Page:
Primary bone lymphoma is a distinct disease. It represents only 3% of all malignant bone tumours and less than 1% of non-Hodgkin's lymphoma. It is essential to differentiate it from other tumours because of its good prognosis. We report a case of 45 years old male who presented one year ago with a painful left arm. His symptoms started after minimal trauma. The pain persisted for 6 months and became severe. It was managed by traditional medicine a practitioners who diagnosed it as a shoulder's sprain and did several massages sessions. The patient had worsening of his pain. On physical examination, shoulder movements were painful. Left arm was entirely swell. Superficial lymph nodes were not enlarged. The X-ray radiograph of the left upper extremity showed a fracture of the proximal humerus and large condensation lesion of the all humerus. Patient was posted for an open biopsy which revealed a primary diffuse large B cell lymphoma. Flow cytometric immunophenotyping showed positivity for CD10, CD20 and BCL6 and negativity for CD5, MUM1 and BCL2. Bone marrow and cerebrospinal examinations were normal. Contrast enhanced computed tomography of chest and abdomen failed to show evidence of any lymphomatous deposits. The patient was treated with chemotherapy including cyclophosphamide, doxorubicin, vincristine, and prednisolone with a good clinical response. He has been lost to follow up after five cycles of chemotherapy because of financial problem. The diagnostic study should begin with simple Xray but adequate biopsies for histologic examination remain the standard in diagnosis.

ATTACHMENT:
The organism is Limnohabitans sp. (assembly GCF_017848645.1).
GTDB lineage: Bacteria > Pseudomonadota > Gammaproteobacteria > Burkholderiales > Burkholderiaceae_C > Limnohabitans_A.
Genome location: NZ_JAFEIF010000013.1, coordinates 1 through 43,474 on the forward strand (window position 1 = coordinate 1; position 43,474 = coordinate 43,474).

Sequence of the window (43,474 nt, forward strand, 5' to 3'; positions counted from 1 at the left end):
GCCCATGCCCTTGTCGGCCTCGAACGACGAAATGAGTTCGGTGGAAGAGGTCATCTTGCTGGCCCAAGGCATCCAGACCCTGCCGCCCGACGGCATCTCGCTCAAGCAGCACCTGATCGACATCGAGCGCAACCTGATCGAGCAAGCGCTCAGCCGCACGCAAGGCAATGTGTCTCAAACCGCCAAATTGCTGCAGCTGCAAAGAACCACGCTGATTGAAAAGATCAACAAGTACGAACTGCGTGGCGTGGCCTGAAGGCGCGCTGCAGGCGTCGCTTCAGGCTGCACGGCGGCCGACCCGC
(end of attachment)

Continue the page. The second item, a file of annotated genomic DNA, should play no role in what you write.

Pan African Medical Journal 2015; 22